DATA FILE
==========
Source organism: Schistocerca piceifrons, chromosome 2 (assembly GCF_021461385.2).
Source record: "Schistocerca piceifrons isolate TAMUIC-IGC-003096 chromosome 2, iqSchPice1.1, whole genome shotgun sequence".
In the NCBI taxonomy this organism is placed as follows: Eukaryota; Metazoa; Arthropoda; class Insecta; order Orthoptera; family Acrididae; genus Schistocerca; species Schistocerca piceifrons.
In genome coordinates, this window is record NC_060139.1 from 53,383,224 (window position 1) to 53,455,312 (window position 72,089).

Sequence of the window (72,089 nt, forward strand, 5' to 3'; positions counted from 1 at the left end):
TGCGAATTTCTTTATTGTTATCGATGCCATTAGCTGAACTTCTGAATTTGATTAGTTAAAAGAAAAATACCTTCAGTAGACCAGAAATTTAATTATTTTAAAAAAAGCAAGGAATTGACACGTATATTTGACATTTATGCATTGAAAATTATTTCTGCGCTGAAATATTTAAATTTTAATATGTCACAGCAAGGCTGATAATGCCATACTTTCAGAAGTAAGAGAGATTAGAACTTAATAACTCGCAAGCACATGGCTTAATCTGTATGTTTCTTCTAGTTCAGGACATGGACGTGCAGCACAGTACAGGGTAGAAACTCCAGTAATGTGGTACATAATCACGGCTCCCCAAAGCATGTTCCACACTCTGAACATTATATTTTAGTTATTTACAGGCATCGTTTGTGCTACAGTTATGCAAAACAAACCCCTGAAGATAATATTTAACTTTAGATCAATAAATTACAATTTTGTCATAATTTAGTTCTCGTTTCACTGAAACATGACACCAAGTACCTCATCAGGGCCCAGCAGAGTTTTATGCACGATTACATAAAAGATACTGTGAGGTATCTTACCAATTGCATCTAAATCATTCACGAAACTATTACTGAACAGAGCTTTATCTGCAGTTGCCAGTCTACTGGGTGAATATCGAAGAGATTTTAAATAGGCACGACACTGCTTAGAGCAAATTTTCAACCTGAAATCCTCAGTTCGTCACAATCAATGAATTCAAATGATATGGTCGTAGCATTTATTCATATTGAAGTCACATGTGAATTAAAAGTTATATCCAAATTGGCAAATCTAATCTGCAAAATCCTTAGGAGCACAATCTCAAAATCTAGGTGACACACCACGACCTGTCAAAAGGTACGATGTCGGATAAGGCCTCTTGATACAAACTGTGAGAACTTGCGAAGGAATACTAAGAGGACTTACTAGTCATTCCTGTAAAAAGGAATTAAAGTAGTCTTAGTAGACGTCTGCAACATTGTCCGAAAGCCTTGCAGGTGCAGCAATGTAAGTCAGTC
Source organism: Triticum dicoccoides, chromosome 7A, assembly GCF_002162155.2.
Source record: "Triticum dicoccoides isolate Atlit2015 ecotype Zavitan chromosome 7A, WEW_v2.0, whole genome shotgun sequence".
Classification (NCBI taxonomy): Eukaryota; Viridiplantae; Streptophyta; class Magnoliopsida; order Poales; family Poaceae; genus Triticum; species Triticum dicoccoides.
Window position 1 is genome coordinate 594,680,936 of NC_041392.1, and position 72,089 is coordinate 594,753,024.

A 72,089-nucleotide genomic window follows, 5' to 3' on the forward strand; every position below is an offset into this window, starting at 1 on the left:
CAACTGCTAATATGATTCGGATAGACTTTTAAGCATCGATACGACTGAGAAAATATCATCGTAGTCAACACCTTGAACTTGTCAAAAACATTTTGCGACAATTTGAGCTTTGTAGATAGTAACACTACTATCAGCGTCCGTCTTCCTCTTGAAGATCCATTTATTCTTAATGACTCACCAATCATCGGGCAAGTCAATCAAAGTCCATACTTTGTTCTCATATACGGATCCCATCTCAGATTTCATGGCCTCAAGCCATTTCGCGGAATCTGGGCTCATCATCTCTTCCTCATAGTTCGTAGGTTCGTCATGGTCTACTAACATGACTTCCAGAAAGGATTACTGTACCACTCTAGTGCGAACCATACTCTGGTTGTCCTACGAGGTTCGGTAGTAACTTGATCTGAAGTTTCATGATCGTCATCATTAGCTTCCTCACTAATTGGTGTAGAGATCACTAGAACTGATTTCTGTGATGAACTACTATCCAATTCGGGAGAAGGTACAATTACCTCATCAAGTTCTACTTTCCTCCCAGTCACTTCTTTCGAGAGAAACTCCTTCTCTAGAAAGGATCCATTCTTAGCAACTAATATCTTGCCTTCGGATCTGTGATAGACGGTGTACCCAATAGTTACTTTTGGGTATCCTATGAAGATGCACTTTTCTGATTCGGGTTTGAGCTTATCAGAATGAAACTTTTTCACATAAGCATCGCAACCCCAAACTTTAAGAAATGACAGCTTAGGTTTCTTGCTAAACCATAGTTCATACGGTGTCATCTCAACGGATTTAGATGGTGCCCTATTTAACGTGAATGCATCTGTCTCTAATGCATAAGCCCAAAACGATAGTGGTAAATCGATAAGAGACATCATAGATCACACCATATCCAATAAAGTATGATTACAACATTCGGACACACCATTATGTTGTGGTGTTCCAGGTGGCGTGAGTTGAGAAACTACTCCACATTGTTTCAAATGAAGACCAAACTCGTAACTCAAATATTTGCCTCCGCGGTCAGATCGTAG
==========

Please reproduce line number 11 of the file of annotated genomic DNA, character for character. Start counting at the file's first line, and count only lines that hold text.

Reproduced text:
A 72,089-nucleotide genomic window follows, 5' to 3' on the forward strand; every position below is an offset into this window, starting at 1 on the left: